Later On

A blog written for those whose interests more or less match mine.

Archive for October 12th, 2014

All young-adult movies rolled into one

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Just the trailer, but you’ll catch the drift. (Does that count as a mixed metaphor?)

Written by LeisureGuy

12 October 2014 at 12:56 pm

Posted in Movies & TV

Consciousness as an approximation of attention

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An extremely interesting NY Times op-ed by Michael Graziano:

OF the three most fundamental scientific questions about the human condition, two have been answered.

First, what is our relationship to the rest of the universe? Copernicus answered that one. We’re not at the center. We’re a speck in a large place.

Second, what is our relationship to the diversity of life? Darwin answered that one. Biologically speaking, we’re not a special act of creation. We’re a twig on the tree of evolution.

Third, what is the relationship between our minds and the physical world? Here, we don’t have a settled answer. We know something about the body and brain, but what about the subjective life inside? Consider that a computer, if hooked up to a camera, can process information about the wavelength of light and determine that grass is green. But we humans also experience the greenness. We have an awareness of information we process. What is this mysterious aspect of ourselves?

Many theories have been proposed, but none has passed scientific muster. I believe a major change in our perspective on consciousness may be necessary, a shift from a credulous and egocentric viewpoint to a skeptical and slightly disconcerting one: namely, that we don’t actually have inner feelings in the way most of us think we do.

Imagine a group of scholars in the early 17th century, debating the process that purifies white light and rids it of all colors. They’ll never arrive at a scientific answer. Why? Because despite appearances, white is not pure. It’s a mixture of colors of the visible spectrum, as Newton later discovered. The scholars are working with a faulty assumption that comes courtesy of the brain’s visual system. The scientific truth about white (i.e., that it is not pure) differs from how the brain reconstructs it.

The brain builds models (or complex bundles of information) about items in the world, and those models are often not accurate. From that realization, a new perspective on consciousness has emerged in the work of philosophers like Patricia S. Churchland and Daniel C. Dennett. Here’s my way of putting it:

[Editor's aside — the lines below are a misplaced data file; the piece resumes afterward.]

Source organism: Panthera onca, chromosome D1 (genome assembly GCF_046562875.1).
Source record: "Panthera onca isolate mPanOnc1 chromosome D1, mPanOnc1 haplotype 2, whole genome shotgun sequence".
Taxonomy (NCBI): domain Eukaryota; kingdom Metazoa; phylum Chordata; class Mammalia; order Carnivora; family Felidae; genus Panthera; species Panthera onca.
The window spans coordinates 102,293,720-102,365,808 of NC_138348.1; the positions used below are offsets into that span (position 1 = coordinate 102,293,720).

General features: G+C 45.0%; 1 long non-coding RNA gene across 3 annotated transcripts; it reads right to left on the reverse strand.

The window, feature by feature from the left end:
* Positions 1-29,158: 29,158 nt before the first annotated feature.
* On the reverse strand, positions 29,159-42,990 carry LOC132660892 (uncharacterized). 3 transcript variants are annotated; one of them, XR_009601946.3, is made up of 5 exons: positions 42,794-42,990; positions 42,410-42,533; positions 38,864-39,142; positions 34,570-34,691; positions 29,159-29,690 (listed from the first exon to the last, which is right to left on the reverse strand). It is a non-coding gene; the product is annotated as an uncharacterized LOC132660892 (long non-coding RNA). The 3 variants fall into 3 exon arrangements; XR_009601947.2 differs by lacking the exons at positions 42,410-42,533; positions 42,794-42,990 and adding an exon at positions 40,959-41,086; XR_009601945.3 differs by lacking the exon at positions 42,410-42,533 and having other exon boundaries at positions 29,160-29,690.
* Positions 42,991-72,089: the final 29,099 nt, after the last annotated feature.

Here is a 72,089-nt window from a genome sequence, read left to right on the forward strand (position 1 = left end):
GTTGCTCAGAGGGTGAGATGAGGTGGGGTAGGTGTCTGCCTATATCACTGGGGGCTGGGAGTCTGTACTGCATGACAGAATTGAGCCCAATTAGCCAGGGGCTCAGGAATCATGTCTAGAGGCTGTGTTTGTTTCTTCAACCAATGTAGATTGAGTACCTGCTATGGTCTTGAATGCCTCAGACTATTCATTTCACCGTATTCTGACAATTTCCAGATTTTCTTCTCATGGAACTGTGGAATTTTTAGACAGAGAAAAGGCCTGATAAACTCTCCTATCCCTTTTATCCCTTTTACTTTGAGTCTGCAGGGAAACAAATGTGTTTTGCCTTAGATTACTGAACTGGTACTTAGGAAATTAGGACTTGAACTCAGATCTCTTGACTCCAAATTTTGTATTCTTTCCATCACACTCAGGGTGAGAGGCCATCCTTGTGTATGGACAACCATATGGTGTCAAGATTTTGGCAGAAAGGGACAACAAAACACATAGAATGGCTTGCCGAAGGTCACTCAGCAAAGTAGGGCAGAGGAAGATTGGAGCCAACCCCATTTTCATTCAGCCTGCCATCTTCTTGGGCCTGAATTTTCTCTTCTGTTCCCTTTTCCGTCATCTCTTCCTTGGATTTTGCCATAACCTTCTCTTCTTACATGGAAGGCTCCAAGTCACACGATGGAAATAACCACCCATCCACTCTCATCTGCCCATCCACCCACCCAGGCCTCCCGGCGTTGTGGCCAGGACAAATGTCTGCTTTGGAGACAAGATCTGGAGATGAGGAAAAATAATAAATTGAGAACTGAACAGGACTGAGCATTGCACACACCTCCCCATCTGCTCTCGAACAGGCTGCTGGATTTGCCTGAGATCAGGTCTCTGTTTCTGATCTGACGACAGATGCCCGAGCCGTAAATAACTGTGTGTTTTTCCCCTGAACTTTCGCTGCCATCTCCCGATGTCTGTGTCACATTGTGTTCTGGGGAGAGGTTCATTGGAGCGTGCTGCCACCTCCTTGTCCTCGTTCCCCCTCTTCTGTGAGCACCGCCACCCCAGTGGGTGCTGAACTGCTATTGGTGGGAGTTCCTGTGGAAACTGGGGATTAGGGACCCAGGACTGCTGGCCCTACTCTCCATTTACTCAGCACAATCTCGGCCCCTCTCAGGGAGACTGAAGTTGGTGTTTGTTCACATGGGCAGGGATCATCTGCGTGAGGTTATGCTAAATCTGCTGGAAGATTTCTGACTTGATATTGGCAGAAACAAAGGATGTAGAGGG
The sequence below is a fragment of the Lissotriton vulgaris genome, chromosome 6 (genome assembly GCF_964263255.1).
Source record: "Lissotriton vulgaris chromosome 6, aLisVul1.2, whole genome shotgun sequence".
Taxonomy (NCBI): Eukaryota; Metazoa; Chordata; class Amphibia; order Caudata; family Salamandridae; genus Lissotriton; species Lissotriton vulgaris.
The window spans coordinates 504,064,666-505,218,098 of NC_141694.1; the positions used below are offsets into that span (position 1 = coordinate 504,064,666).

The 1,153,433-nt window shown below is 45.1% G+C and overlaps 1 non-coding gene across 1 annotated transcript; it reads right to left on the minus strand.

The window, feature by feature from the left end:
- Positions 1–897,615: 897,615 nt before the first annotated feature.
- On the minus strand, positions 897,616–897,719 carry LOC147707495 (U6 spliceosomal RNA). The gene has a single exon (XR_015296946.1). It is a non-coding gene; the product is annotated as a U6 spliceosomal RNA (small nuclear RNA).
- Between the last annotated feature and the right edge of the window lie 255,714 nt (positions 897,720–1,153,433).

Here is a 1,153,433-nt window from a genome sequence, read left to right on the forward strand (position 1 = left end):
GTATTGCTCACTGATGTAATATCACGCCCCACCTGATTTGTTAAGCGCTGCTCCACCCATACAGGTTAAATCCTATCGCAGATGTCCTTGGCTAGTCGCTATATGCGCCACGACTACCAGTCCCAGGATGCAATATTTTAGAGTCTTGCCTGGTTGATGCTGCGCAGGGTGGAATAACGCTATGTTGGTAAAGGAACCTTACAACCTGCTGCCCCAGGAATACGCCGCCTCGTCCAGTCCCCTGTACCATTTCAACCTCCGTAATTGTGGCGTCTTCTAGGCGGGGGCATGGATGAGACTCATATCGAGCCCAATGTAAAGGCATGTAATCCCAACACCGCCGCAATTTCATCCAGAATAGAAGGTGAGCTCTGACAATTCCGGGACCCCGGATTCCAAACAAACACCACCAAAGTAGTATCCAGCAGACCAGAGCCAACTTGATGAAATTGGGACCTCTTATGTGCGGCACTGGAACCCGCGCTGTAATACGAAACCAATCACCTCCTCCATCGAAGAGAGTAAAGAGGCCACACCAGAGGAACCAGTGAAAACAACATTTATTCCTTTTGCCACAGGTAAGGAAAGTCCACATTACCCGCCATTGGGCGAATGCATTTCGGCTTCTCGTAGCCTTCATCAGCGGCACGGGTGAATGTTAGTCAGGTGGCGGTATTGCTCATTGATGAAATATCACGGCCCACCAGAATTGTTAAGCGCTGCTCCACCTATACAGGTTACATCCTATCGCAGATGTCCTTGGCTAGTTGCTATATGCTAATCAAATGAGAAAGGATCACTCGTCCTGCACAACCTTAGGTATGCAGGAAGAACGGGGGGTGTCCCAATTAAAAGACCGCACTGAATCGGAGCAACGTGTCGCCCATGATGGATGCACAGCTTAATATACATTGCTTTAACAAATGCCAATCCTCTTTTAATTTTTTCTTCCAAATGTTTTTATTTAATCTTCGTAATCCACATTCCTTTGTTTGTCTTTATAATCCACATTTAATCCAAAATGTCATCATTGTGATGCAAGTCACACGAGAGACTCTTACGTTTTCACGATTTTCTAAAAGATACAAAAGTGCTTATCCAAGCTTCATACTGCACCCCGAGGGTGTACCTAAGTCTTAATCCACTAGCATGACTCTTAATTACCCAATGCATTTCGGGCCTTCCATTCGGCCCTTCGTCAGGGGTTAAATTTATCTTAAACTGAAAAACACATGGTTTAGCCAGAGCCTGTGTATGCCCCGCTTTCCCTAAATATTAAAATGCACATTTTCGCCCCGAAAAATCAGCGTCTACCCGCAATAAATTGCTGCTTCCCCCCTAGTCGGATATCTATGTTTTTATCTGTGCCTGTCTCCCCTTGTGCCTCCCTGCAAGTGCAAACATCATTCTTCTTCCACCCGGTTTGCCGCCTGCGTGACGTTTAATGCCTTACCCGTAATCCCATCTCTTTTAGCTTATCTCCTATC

How does the brain go beyond processing information to become subjectively aware of information? The answer is: . . .

Continue reading.

I’ve been reflecting on this—the column was published a few days ago—and I’m sure I’ll be revising these remarks as I think more about it, but:

For an animal to respond effectively to its environment (from the POV of the genes, to live long enough to reproduce, often if possible), it must integrate an enormous amount of sensory data, from both internal (“I’m wounded!”) and external (“It still attacks!”) pretty much real-time. Shortcuts abound, of course. The op-ed suggests that consciousness (the brain’s analogue of attention) is such a short-cut: the brain’s shorthand for keeping track of what has happened, pattern recognition, and the like. In other words, consciousness is the experience of a way of most efficiently organizing and prioritizing all those inputs and acting on them. In much the same way, the color “white” is really just a shorthand for a pattern of stimuli. “White” is our experience of the brain’s shorthand. The feeling of consciousness is the experience of working with all those neurons and their processes via chains of shortcuts, the mechanisms of which are “under the hood,” so far as consciousness is concerned. It’s an emergent phenomenon, and really was simply an evolutionary solution to working with so much data. That we can as a result take pride in proving some highly abstruse mathematical theorem is an unexpected by-product—an emergence, if you will.

I wonder whether it required consciousness to get the meme-ball rolling. Before consciousness, there must be a theory of mind: a way to understand the thoughts/plans/intentions of another. I say it precedes consciousness because successful mammalian predators seem to respond to the prey’s intentions, to know what the prey will do next.